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From "Upayavira">
Subject Re: Link view goodness (Re: residuals of MIME type bug ?)
Date Sat, 28 Jun 2003 06:29:49 GMT
On 28 Jun 2003 at 11:59, Jeff Turner wrote:

> Conceptually, I link the link-view because:
> 1) Links are URIs
> 2) The sitemap is 100% in control of the URI space
> implying:
> 3) The sitemap ought to be in control of link URI manipulation, not
> some external cli.xconf file.

Okay. For the CLI, the cli.xconf file is the equivalent of the web.xml and the user 

Now, normally the user agent requests a URI, and that's it. It is up to the user agent 
as to what to do with that URI. Are you saying that you want to put the configuration 
as to where pages should be placed into the sitemap? And which URIs should be 
rendered? If so, how would you do this?

Thing is, for me, that means hardwiring the URIs you want to render into your site, 
and doesn't allow for a dynamic regeneration of different parts of the site.

> Now for practicalities:
> I like the fact that the sitemap writer has full control over what is
> considered a link, and what those links look like.  An invisible
> linkgatherer transformer effectively hardcodes:
> <map:serializer name="links"
> src="org.apache.cocoon.serialization.LinkSerializer">
>   <encoding>ISO-8859-1</encoding>
> </map:serializer>
> <map:view name="links" from-position="last">
>   <map:serialize type="links"/>
> </map:view>

Yup. The primary aim was to reduce the number of page generations. And there was 
an element of hack here - particularly in the 'hard-wired'ness of the LinkGatherer. 

It has to be said that the link gatherer uses the same approach as the LinkTranslator, 
which is used by the 'mime-type checking' code. That's where I got the idea.

> There are various points of flexibility that the links view allows:
> Alternative Link schemes
> ------------------------
> If the user's XML doesn't happen to use XLink or @href for linking,
> they would implement an alternative to LinkSerializer.
> For example, imagine we want to render only PDFs.  The last XSLT in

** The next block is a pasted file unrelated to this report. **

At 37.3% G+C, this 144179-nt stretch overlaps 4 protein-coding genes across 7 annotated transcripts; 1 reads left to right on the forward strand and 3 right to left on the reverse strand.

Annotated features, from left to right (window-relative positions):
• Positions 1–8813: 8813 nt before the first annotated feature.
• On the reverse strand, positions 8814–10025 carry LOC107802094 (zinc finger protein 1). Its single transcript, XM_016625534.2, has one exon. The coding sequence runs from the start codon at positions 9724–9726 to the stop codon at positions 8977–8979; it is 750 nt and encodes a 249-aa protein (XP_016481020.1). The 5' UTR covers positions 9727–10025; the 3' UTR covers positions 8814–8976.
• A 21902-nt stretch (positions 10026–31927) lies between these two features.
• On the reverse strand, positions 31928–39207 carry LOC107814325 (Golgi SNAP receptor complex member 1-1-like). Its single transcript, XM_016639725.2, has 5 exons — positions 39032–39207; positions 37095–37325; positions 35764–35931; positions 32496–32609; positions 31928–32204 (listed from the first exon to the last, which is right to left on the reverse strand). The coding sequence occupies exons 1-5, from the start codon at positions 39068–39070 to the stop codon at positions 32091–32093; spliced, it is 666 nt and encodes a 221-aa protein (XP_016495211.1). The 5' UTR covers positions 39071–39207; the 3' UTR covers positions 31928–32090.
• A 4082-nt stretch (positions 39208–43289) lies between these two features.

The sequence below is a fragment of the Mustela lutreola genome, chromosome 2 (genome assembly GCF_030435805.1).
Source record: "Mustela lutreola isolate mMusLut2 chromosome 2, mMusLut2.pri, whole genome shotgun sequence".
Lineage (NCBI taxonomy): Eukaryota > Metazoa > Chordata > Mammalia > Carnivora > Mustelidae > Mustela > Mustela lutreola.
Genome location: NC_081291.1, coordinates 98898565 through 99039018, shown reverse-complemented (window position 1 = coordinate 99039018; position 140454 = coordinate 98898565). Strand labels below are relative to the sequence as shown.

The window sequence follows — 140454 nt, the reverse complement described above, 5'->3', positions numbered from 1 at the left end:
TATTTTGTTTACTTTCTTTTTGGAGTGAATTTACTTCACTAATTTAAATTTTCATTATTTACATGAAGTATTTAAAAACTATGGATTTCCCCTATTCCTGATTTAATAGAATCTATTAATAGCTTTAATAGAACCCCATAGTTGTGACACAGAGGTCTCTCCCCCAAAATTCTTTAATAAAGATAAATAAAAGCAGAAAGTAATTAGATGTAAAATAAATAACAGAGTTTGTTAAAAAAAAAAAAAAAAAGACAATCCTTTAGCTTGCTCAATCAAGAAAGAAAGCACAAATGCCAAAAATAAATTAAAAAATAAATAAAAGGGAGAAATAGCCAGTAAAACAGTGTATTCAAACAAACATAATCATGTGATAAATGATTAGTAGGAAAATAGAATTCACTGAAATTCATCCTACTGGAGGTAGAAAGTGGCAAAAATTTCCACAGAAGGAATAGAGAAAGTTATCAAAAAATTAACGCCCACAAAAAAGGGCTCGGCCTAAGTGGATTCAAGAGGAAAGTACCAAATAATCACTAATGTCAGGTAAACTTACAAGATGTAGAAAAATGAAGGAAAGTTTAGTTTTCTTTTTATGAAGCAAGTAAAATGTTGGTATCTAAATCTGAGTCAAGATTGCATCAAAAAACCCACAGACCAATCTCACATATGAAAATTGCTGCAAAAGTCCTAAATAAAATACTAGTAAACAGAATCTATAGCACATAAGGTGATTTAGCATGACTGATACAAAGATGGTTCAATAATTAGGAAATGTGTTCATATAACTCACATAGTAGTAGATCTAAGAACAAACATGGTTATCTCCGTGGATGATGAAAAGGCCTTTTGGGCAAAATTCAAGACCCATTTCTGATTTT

> our pipeline would produce xsl:fo.  The standard LinkSerializer
> doesn't know about fo:external-link elements.  Even if it did, we'd
> want to filter out links to images, since PDFs have images inlined.
> What is an image?  That's up to the sitemap writer.
> Encoding
> --------
> When serializing links in Japanese or something, wouldn't tweaking the
> <encoding> tag be necessary?
> Filtering unwanted links
> ------------------------
> We can filter out unwanted links, with arbitrary precision (eg using
> XPath expressions to determine what to throw out).  In Forrest we use
> <xsl:when test="contains(., 'api/')"> to filter out javadoc links.
> Eventually, 'api/' will be determined at runtime, by querying an input
> module that reads a forrest.xml config file.

I can (and already could) see these benefits. I would like to see a way to meet both of 
our requirements (a link view and single pass generation). Now, caching might be the 
simplest way. Or an alternative would be to ask: can you always do your link view with 
a single XSLT stage? If so:

<map:match pattern="page.html">
  <map:generate src="page.xml"/>
  <map:transform src="before-links.xsl"/>
  <map:transform type="gather-links" src="identify-links.xsl"/>
  <map:transform src="after-links.xsl"/>

So there's no hidden link gatherer. And you've got a single xslt to filter, etc. Not 
specifying src="xxx" skips the xsl stage. The output of this xsl would be xml 
conforming to a predefined namespace.

> I hope I've convinced you :)  Certainly for simpler needs, hardcoding
> a LinkGathererTransformer is fine, but in general (and I hope where
> Forrest is going) we need the full power of a link view.

I've always been convinced - just don't like the double pass.

Regards, Upayavira

I think there's a place for both, but I'd like to get it 

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